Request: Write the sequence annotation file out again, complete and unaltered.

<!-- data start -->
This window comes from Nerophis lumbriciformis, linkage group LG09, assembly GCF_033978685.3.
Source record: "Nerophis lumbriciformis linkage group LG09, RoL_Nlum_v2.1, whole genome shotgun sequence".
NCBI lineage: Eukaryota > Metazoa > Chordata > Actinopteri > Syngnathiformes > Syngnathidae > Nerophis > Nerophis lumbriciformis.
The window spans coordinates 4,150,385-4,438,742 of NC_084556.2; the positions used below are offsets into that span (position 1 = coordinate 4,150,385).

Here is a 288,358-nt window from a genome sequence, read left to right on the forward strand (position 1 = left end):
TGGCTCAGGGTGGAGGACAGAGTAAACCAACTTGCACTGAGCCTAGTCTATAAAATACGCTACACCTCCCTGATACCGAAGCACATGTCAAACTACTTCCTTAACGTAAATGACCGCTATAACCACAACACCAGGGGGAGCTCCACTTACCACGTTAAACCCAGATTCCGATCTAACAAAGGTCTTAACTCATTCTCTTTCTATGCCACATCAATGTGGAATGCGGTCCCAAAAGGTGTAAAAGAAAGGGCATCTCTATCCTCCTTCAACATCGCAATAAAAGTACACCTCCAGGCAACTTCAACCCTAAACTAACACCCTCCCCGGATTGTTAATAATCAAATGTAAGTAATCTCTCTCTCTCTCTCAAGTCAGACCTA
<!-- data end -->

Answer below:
This window comes from Nerophis lumbriciformis, linkage group LG09, assembly GCF_033978685.3.
Source record: "Nerophis lumbriciformis linkage group LG09, RoL_Nlum_v2.1, whole genome shotgun sequence".
NCBI lineage: Eukaryota > Metazoa > Chordata > Actinopteri > Syngnathiformes > Syngnathidae > Nerophis > Nerophis lumbriciformis.
The window spans coordinates 4,150,385-4,438,742 of NC_084556.2; the positions used below are offsets into that span (position 1 = coordinate 4,150,385).

Here is a 288,358-nt window from a genome sequence, read left to right on the forward strand (position 1 = left end):
TGGCTCAGGGTGGAGGACAGAGTAAACCAACTTGCACTGAGCCTAGTCTATAAAATACGCTACACCTCCCTGATACCGAAGCACATGTCAAACTACTTCCTTAACGTAAATGACCGCTATAACCACAACACCAGGGGGAGCTCCACTTACCACGTTAAACCCAGATTCCGATCTAACAAAGGTCTTAACTCATTCTCTTTCTATGCCACATCAATGTGGAATGCGGTCCCAAAAGGTGTAAAAGAAAGGGCATCTCTATCCTCCTTCAACATCGCAATAAAAGTACACCTCCAGGCAACTTCAACCCTAAACTAACACCCTCCCCGGATTGTTAATAATCAAATGTAAGTAATCTCTCTCTCTCTCTCAAGTCAGACCTA